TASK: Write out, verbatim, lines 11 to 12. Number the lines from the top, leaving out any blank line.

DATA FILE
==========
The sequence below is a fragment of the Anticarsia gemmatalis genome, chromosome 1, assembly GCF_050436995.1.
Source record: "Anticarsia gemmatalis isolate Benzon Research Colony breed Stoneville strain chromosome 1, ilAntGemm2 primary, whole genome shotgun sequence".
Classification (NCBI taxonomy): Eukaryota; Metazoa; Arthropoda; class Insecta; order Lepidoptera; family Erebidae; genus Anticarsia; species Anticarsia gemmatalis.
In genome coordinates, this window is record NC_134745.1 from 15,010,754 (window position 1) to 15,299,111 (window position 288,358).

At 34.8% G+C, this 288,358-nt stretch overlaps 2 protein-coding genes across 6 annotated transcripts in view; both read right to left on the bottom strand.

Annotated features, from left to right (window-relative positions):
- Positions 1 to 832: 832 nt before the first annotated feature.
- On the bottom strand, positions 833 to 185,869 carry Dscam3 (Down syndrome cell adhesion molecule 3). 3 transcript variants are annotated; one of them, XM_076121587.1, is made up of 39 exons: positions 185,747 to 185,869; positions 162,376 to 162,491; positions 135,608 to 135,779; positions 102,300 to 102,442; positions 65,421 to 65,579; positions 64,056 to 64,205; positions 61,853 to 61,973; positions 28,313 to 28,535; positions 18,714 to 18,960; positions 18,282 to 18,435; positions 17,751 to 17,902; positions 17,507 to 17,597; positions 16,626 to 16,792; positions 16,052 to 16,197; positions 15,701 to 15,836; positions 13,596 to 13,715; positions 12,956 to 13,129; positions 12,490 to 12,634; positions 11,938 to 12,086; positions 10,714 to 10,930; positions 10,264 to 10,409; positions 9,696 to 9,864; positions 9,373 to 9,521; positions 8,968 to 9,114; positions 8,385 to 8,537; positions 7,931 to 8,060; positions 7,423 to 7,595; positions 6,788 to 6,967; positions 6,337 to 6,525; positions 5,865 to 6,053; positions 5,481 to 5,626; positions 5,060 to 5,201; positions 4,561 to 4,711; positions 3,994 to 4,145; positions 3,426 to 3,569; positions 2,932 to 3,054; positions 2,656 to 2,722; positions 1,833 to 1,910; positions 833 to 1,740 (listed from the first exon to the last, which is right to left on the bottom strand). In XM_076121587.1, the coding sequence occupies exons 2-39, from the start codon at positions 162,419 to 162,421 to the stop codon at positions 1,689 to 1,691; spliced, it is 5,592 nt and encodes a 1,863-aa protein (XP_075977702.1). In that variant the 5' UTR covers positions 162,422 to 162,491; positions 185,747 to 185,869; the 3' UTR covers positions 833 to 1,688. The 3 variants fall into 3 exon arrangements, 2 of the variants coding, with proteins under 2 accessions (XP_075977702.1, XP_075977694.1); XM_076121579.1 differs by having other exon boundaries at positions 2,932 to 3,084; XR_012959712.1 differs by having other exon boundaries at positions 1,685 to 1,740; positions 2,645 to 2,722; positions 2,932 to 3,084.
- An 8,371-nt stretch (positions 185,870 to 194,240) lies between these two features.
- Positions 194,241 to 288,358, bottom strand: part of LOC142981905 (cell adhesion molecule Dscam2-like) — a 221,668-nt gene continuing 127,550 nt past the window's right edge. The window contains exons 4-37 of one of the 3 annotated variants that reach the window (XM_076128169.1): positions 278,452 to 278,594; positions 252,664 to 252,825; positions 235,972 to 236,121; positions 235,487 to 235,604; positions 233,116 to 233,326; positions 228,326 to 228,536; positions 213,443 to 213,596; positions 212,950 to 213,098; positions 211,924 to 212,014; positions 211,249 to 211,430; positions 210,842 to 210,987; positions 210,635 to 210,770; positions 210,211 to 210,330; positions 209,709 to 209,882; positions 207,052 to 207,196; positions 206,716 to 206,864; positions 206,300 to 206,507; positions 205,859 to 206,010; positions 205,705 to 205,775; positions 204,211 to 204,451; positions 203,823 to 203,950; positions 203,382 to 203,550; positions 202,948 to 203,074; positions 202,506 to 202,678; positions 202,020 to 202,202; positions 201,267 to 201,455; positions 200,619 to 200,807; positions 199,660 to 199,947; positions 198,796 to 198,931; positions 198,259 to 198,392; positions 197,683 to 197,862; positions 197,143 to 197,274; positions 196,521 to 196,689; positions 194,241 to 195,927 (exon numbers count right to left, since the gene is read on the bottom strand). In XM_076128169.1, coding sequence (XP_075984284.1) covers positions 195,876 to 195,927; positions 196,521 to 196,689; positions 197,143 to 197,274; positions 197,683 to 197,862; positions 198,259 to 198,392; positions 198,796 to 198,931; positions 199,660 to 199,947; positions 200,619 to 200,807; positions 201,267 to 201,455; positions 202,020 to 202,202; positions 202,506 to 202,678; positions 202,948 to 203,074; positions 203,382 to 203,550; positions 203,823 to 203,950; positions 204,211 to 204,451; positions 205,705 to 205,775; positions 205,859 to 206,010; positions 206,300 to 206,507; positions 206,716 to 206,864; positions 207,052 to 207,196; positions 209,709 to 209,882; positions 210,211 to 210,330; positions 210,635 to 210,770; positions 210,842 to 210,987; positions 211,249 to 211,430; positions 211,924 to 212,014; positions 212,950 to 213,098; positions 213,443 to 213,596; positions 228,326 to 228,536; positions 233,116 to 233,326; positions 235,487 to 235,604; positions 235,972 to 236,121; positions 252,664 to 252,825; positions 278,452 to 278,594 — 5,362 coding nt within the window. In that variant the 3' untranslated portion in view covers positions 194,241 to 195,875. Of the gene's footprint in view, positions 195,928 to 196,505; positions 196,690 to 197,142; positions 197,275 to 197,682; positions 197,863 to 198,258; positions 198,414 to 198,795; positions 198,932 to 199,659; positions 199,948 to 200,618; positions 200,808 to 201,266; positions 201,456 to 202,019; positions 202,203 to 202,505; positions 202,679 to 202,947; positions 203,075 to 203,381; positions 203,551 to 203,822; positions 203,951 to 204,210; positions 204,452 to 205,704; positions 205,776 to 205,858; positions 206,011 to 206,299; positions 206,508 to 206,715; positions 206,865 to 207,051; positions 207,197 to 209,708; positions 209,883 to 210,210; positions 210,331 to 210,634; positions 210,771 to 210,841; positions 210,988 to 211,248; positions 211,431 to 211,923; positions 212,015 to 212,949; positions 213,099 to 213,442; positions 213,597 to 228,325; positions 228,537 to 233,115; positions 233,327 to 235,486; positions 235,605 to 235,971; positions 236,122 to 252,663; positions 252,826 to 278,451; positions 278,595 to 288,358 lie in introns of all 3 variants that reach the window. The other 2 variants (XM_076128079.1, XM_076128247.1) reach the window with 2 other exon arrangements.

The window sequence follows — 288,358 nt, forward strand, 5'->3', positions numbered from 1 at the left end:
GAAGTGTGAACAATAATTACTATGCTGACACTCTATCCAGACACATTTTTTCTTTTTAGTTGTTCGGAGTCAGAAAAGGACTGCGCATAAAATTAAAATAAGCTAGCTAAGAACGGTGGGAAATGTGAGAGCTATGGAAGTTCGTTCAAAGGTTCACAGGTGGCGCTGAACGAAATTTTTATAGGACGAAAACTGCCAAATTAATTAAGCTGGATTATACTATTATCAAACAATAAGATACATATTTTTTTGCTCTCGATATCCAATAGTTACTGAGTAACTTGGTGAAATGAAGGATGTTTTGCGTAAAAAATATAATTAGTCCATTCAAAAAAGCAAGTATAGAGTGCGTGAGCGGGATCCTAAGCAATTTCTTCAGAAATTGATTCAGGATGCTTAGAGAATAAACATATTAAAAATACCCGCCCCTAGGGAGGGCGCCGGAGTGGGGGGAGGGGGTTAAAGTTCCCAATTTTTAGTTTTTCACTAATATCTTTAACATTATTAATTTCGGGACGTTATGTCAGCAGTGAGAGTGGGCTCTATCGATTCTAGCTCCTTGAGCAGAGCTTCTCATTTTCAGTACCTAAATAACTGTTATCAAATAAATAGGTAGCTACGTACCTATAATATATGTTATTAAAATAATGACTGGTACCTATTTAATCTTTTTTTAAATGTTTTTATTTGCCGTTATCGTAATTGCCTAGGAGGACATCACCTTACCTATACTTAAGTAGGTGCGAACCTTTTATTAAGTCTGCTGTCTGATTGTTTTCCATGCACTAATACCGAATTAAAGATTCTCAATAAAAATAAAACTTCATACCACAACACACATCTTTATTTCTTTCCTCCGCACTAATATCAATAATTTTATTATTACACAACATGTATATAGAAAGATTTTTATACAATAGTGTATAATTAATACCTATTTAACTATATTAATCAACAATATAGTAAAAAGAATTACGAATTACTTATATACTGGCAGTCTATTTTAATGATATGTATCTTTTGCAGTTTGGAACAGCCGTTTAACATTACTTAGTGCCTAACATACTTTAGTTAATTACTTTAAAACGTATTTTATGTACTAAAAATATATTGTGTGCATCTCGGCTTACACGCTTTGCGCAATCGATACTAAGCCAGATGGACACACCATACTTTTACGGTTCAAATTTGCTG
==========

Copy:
The window sequence follows — 288,358 nt, forward strand, 5'->3', positions numbered from 1 at the left end:
GAAGTGTGAACAATAATTACTATGCTGACACTCTATCCAGACACATTTTTTCTTTTTAGTTGTTCGGAGTCAGAAAAGGACTGCGCATAAAATTAAAATAAGCTAGCTAAGAACGGTGGGAAATGTGAGAGCTATGGAAGTTCGTTCAAAGGTTCACAGGTGGCGCTGAACGAAATTTTTATAGGACGAAAACTGCCAAATTAATTAAGCTGGATTATACTATTATCAAACAATAAGATACATATTTTTTTGCTCTCGATATCCAATAGTTACTGAGTAACTTGGTGAAATGAAGGATGTTTTGCGTAAAAAATATAATTAGTCCATTCAAAAAAGCAAGTATAGAGTGCGTGAGCGGGATCCTAAGCAATTTCTTCAGAAATTGATTCAGGATGCTTAGAGAATAAACATATTAAAAATACCCGCCCCTAGGGAGGGCGCCGGAGTGGGGGGAGGGGGTTAAAGTTCCCAATTTTTAGTTTTTCACTAATATCTTTAACATTATTAATTTCGGGACGTTATGTCAGCAGTGAGAGTGGGCTCTATCGATTCTAGCTCCTTGAGCAGAGCTTCTCATTTTCAGTACCTAAATAACTGTTATCAAATAAATAGGTAGCTACGTACCTATAATATATGTTATTAAAATAATGACTGGTACCTATTTAATCTTTTTTTAAATGTTTTTATTTGCCGTTATCGTAATTGCCTAGGAGGACATCACCTTACCTATACTTAAGTAGGTGCGAACCTTTTATTAAGTCTGCTGTCTGATTGTTTTCCATGCACTAATACCGAATTAAAGATTCTCAATAAAAATAAAACTTCATACCACAACACACATCTTTATTTCTTTCCTCCGCACTAATATCAATAATTTTATTATTACACAACATGTATATAGAAAGATTTTTATACAATAGTGTATAATTAATACCTATTTAACTATATTAATCAACAATATAGTAAAAAGAATTACGAATTACTTATATACTGGCAGTCTATTTTAATGATATGTATCTTTTGCAGTTTGGAACAGCCGTTTAACATTACTTAGTGCCTAACATACTTTAGTTAATTACTTTAAAACGTATTTTATGTACTAAAAATATATTGTGTGCATCTCGGCTTACACGCTTTGCGCAATCGATACTAAGCCAGATGGACACACCATACTTTTACGGTTCAAATTTGCTG